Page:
Refractive Procedures

Laser refractive surgery has seen a significant increase in popularity over the past decade.  This popular procedure is done as a corrective measure for those suffering from nearsightedness, farsightedness and astigmatism.  Millions of these procedures have been performed throughout the country with an overwhelming rate of satisfaction.

If you wish to be free from glasses or contacts, or just want to greatly improve your vision, corrective laser eye surgery could be the solution.  There are many different types of laser surgeries offered today.  Consult with your doctor on which option is best for you.


LASIK (laser assisted in-situ keratomileusis) is the most commonly performed and well known vision correction surgery.  Using an excimer laser, the doctor re-shapes the cornea (the stationary refractive element at the front of the eye) so that images are focused to the correct spot on the retina (the light receptor of the eye).  The success rate with this procedure is excellent, with most patients achieving 20/20 vision or better upon completion.

The LASIK procedure itself involves little or no discomfort (or pain) both during the procedure and through the recovery process.  Also, eyesight improvement is almost immediate, and maximum vision is typically achieved within a few days.

Reasons to consider LASIK:

  • Nearsightedness (myopia)
  • Farsightedness ( hyperopia)
  • Astigmatism (irregularly shaped cornea)
  • Desire to decrease or eliminate dependence on glasses or contacts

The Procedure

Once the laser has been properly calibrated, your surgeon will place an eyelid holder in your eye to keep it open throughout the procedure. Your surgeon then uses a microkeratome (an automated microsurgical instrument similar in design to a carpenter’s plane) to create a corneal flap.

Once the microkeratome has been removed, the corneal flap is carefully folded back to expose the inner layer of the cornea. This stromal layer of the cornea is now ready to be re-shaped by the excimer laser.

A cool beam of light from the excimer laser is then used to precisely and gently reshaped the cornea.

Nearsighted: The cornea must be made flatter. This is accomplished by removing tissue from the center of the cornea.
Farsighted: The cornea must be made steeper. This is accomplished by directing the laser beam to remove tissue from around this area.
Astigmatism: The cornea must be made more sperical. By changing the pattern of the beam, tissue is removed in one direction more than the other.

Once the surgeon is finished, the flap is carefully put back into place and the eyelid holder is removed. Over the next few days, the flap will heal and bond more securely. The entire procedure only takes about five minutes to complete and the laser is on each eye for less than one minute for an average prescription.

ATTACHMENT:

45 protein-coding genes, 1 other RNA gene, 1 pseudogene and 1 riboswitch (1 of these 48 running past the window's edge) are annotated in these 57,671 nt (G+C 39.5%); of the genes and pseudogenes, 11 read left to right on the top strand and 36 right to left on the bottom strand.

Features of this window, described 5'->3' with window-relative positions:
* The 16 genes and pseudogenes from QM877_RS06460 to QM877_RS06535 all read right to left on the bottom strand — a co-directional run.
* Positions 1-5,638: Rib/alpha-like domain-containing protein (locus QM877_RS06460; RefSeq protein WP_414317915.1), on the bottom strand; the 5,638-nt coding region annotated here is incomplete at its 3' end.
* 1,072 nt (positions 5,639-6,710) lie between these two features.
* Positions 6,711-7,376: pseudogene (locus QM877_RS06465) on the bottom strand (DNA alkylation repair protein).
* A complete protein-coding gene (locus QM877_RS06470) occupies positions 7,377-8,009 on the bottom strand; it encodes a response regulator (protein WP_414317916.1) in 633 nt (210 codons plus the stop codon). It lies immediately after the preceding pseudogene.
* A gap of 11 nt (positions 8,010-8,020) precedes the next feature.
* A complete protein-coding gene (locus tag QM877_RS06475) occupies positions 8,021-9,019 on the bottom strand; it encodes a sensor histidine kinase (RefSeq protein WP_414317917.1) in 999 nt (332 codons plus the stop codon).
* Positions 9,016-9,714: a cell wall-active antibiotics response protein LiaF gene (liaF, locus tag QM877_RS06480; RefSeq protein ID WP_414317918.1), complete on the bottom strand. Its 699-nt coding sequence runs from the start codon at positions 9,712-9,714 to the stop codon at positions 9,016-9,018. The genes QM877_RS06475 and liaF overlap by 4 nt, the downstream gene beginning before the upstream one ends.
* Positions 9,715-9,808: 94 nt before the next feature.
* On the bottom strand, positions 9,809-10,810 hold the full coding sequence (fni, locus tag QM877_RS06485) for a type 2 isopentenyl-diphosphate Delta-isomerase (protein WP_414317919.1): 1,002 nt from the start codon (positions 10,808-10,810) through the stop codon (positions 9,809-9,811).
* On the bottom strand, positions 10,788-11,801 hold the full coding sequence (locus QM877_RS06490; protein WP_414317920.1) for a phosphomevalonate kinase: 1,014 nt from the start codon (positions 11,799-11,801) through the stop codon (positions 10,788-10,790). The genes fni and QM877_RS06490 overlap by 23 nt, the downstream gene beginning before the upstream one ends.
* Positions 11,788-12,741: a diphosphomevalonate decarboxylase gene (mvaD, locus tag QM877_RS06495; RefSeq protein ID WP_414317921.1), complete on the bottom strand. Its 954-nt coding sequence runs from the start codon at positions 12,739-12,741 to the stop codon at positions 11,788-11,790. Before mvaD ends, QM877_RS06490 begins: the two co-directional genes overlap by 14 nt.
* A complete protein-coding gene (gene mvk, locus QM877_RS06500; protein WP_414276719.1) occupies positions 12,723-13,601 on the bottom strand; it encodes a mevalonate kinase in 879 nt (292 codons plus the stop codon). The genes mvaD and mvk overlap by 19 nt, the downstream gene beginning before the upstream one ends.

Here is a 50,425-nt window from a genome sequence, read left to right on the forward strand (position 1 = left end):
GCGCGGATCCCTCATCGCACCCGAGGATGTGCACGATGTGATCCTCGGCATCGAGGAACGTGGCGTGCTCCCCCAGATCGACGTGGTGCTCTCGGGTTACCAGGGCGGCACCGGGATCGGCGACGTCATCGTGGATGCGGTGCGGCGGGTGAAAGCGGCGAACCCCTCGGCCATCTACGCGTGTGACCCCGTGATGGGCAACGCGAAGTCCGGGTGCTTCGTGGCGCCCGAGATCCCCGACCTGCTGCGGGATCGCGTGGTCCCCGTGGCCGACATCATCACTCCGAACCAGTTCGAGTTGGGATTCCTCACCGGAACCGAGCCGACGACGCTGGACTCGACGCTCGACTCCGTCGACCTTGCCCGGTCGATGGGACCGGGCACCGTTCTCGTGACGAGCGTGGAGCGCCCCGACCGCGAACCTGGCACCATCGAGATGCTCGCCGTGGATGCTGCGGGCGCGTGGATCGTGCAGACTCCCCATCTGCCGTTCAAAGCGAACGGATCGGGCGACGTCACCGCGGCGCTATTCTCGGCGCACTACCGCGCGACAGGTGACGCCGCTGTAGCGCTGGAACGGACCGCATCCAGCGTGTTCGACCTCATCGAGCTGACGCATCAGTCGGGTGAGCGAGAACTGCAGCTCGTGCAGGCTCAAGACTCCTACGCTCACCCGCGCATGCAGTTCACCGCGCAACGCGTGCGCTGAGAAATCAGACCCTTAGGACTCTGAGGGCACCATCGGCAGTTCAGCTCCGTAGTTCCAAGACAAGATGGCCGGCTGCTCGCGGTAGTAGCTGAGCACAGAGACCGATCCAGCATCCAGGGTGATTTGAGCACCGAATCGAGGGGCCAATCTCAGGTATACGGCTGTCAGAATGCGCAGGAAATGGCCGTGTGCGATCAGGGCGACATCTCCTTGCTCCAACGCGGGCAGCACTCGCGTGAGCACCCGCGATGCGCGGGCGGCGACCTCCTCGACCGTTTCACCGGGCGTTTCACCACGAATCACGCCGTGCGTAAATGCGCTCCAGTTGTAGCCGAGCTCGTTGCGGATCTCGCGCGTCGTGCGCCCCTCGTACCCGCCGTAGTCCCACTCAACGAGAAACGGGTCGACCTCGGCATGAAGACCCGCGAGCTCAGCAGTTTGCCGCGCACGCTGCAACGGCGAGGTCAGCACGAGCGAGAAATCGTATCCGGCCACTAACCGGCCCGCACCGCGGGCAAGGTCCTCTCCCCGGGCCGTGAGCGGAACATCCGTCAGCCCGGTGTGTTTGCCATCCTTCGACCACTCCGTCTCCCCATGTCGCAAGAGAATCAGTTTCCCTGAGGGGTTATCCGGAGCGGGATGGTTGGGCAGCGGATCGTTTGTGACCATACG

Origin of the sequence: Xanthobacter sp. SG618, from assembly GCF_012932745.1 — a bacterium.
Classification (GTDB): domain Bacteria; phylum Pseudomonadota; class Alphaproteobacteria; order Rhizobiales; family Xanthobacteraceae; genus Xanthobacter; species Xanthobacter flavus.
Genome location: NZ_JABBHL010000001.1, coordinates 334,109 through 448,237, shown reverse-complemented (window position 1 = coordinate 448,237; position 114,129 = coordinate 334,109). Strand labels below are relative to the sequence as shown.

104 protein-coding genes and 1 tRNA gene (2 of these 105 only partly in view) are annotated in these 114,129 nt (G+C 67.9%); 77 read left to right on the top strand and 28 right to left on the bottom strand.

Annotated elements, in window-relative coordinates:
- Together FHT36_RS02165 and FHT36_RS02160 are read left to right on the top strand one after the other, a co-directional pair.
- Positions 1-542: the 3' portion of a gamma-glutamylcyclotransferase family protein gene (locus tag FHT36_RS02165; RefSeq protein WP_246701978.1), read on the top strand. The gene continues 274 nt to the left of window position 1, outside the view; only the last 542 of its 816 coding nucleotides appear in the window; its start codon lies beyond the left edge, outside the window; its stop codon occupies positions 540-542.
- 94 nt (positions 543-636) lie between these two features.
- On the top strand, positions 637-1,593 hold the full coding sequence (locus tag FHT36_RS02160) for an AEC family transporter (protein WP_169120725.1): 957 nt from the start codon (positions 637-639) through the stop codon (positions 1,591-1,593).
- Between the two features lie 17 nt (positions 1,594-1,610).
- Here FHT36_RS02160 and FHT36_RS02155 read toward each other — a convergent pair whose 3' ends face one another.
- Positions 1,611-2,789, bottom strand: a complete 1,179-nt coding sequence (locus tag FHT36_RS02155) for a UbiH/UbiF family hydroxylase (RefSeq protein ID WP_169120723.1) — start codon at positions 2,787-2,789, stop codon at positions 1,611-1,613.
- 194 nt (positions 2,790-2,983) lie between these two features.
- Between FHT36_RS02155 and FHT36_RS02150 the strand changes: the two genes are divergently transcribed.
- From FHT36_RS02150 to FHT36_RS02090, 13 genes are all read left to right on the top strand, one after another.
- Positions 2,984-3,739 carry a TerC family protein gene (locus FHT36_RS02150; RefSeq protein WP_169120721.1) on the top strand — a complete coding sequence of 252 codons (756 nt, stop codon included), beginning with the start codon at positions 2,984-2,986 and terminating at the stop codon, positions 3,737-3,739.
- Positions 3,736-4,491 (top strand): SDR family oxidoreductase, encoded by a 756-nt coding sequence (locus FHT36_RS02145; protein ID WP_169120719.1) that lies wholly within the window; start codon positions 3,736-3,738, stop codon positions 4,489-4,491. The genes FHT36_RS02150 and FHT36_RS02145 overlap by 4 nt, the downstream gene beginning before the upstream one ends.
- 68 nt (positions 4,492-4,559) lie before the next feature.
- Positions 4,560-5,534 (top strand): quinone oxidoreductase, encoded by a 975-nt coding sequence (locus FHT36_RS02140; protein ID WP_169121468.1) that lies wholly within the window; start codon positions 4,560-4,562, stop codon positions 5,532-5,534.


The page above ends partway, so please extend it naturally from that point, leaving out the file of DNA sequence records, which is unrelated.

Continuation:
The Recovery

The patient may go home shortly after the procedure; however, someone else must drive or alternate transportation must be arranged.  Patients will be asked to get lots of rest, avoid any strenuous activities, and avoid rubbing the eye area for a period of time.  There are follow up appointments with the doctor 24 to 48 hours after the procedure and periodically over the following weeks and months.  Vision should dramatically improve in the first few days following surgery.  The patient often may return to work in a day or two, though it is best to take a few days off to ensure a smooth recovery.


PRK (photorefractive keratectomy) was at one time the most common laser eye surgery.  It uses the same excimer laser as the LASIK procedure to reshape the outer layer of the cornea to correct for nearsightedness, farsightedness, and astigmatism.  These days LASIK is more common, but PRK is still an alternative for patients who cannot undergo LASIK Surgery.

Reasons to consider PRK:

  • Nearsightedness  (myopia)
  • Farsightedness ( hyperopia )
  • Astigmatism (irregularly shaped cornea)
  • Cornea too thin for LASIK
  • Pupil too large for LASIK

The Procedure

In preparation for surgery, anesthetic eye drops are administered.  Next, a speculum is placed in the eye to keep the eyelids open, which is normally not uncomfortable.  While the patient fixes his or her gaze on a target, the laser reshapes the cornea by removing tissue (a process called ablation), which is controlled and closely monitored by the doctor.  The laser is actually guided by a detailed map of the patient’s eye which has been programmed into a computer beforehand.  The ablation usually takes around a minute for each eye, depending on how high the patient’s vision prescription is.  Most patients feel no pain during the procedure.  After the procedure is complete, a bandage contact lens is placed on the eye.  The patient may go home shortly after the procedure; however, someone else must drive or alternate transportation must be arranged.

The Recovery

The doctor may prescribe pain medication for recovery; however, most patients don’t require it since only minor discomfort is experienced.  The doctor will also schedule several check-up appointments to monitor the healing process, followed by periodic visits over the next several months.  During the recovery process, the patient should rest, and refrain from any strenuous activities for at least a week.  Most patients can return to work in a day or two, though it is best to take a few days off to ensure a smooth recovery.

Contact us today to schedule a consultation!